League of Legends ushers in the debate of whether “givers,” people who act selflessly, achieve more than “takers,” people who act for self gain. While everyone understands to be successful, they need hard work, motivation, and ability not everyone believes that social interactions can play a huge role in the outcome. Many of this factors in the debate proposed by Adam Grant of Wharton School of Business whether or not altruism is a key factor to success.

Riot Games, the company that created League of Legends, has always created events to benefit its users. The fact that it is and has always been a free to play game lends a degree of generativity. However, there is a greater amount of benevolence that Riot Games demonstrates that sets it apart from even every other Free-to-Play game setting it as the biggest free-to-play game so far. In 2013 it received $1B in micro transactions, which is ludicrous considering the game is free to play. It receives its transaction by selling skins that change each characters appearance.

The characters themselves are free, but skins typically cost $5 and aren’t an integral part of the game except to provide visual stimulation. Ultimately, the game surpassed the money made by World of Tanks, Counter Strike: Global Offensive, and Hearthstone: Heroes of Warcraft combined. All of these companies work equally hard, have merits in their game play, and have talented and capable game developers. What sets League of Legends apart is the fourth component: its altruism.




The company greatly values the experience its players get from playing the game. It hosts sports-like events, renting out expensive venues, that do not make money but  gives its players a sense of legitimacy to the event, especially in an age increasingly critical of the crazy idea of video games as viable pastimes. Riot understands that many people do not want to openly share that they play video games because gamers are stigmatized in society. In a sense Riot games is antiquating the stereotype that gamers are lazy people who don’t contribute to society. How often has a parent told their kids to stop wasting time on video games and to study, but kids who waste time on sports are permitted to continue simply because society allows athletes a future. Riot games sacrifices its personal gain to pave the way for e-sports. The reason for such huge venues that don’t make money is to create infrastructure similar to those as the NBA, MLB, and FIFA.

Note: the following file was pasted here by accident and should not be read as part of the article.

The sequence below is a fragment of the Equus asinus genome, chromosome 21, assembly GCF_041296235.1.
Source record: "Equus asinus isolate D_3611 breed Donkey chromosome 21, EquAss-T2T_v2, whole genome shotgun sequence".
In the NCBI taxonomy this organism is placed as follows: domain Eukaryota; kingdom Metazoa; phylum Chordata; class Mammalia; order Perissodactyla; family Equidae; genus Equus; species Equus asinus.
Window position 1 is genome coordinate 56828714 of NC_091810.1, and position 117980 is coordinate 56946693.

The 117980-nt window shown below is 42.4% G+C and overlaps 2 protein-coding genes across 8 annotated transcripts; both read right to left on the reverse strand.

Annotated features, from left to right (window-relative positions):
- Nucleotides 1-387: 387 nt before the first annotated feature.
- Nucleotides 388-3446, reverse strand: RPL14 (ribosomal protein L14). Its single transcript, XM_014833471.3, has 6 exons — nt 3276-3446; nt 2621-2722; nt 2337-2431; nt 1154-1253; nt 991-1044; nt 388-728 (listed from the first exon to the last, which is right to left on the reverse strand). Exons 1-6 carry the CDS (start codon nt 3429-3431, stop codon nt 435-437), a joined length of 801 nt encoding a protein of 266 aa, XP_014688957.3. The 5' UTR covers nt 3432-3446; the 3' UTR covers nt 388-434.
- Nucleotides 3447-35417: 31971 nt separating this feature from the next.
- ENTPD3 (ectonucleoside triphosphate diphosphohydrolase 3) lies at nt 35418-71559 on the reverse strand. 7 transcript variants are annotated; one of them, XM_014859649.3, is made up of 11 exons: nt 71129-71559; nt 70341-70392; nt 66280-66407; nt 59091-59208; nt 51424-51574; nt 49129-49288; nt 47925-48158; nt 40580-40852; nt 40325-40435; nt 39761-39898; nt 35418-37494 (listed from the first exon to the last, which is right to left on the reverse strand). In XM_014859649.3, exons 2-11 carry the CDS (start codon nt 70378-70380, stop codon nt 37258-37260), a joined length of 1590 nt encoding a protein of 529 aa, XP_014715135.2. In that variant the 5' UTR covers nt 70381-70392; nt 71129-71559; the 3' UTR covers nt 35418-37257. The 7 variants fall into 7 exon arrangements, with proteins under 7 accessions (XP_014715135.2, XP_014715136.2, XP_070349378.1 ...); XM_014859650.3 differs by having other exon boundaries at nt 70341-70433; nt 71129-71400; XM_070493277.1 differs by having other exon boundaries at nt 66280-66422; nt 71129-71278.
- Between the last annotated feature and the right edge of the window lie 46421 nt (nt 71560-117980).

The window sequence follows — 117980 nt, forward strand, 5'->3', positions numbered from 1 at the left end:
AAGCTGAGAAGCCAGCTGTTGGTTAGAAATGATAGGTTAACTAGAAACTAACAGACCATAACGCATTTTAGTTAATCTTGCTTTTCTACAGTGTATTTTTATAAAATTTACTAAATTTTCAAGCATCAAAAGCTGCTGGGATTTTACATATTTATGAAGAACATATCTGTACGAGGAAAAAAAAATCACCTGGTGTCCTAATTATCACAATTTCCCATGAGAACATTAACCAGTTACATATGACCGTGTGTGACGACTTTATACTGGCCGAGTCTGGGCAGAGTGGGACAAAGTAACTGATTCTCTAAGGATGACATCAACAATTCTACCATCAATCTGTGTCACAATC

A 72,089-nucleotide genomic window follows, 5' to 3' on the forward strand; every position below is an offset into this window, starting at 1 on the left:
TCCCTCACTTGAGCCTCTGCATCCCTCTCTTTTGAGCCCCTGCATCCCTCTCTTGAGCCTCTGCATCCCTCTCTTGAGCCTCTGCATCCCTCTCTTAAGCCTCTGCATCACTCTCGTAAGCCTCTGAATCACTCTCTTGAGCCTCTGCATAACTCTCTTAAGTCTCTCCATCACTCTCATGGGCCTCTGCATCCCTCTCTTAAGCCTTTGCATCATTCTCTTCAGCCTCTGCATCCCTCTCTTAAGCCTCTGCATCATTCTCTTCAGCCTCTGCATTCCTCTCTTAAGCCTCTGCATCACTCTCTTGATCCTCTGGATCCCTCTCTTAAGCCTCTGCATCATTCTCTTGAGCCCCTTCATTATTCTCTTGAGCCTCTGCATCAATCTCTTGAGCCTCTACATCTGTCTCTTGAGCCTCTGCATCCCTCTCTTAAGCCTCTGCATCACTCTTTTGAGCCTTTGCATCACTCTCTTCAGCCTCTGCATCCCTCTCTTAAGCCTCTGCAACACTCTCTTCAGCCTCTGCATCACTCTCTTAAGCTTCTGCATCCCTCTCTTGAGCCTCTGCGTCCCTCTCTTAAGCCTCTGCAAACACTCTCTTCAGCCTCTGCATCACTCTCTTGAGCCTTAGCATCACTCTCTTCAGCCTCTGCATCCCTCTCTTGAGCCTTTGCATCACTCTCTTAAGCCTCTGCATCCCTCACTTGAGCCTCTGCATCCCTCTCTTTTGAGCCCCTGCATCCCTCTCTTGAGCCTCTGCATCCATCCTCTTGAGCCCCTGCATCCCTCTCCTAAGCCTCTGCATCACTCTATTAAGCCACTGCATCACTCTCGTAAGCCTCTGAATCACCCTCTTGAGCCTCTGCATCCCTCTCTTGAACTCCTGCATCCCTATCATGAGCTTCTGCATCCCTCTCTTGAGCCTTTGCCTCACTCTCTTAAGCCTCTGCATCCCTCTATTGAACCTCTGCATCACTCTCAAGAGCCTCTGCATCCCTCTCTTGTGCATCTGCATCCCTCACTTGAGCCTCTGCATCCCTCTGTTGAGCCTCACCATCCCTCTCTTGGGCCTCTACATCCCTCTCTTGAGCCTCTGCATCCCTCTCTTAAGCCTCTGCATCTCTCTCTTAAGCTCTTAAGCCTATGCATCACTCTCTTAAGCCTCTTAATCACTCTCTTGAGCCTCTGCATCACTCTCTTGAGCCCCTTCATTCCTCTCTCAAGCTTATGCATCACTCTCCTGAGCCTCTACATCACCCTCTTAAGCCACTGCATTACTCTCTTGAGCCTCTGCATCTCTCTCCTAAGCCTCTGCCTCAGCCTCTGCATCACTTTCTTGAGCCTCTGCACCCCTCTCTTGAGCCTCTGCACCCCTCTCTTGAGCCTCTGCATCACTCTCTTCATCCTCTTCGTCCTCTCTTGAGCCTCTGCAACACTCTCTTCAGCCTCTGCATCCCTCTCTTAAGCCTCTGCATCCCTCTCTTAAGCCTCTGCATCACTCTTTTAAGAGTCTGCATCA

In a sense its whims have been realized globally especially in Korea. In Korea gaming provides alternate futures for adolescents who drop out and make enormous wages. In fact many in the current generation are currently equivalents of music stars and actors in  terms of wages, but also in fan-bases as the whole country cheers them on to beat other regions. The Season 4 World championship also symbolizes everything Riot Games has been working toward as it was hosted in Seoul’s World Cup Stadium: Sangam Stadium. This stadium also hosted the 2002 FIFA World Cup. Following Riots goals to make E-sports simultaneous to that of the NBA, MLB, and FIFA it was fitting that the S4 Championships took to such a renowned stage.

Riot has also been blessed with a lot of altruistic players. Everyday millions of players tune into streams to watch their favorite professional players play and hopefully take something out of their play style. However, Streaming has not always been profitable to the players, yet they stuck to the game to make it as competitive as it is today. The E-sports magnitude would not have accumulated such a gathering had these players not encaptivated and astounded its viewers with their gameplay. In one instance, months before the Season 2 world Championships the whole team of CounterLogicGaming put in hundreds of hours streaming before live audiences diligently showing amateurs nuances that change the game. After finishing their hundreds of hours streaming, their contractor Own3d went bankrupt and the team and its members lost about 60-70% of the revenue it was supposed to be paid.




However, even now its members continually stream, saying they don’t really care about the money, but about connecting with their fans and providing them a good time. Also towards the beginning of League of Legends conception, Players like Wickd, currently on Team Alliance of Europe, but back then was on Counter Logic Gaming Europe brought strategy into the game where players before would just faceroll for kills. Together with the American Counterpart, Counter Logic Gaming in America, they brought many viewers, on average 30K to 40K viewers to League of Legends. In fact many players including Riot Games themselves recognize that without these players putting in the effort to create such a huge player base for Riot Games, League of Legends would not be as big as it is today.

In turn Riot Games makes its money because of the amount of people that it attracts. Even though only 3.75% of its players spend money on the game, that is enough to bring its $934 million. Through player interaction the company brings in millions of daily players who get hooked into Riot’s inviting atmosphere that initially loses it money and eventually makes Riot money.


Special thanks to Sam Huang. Link to original article on Through The Gaps.


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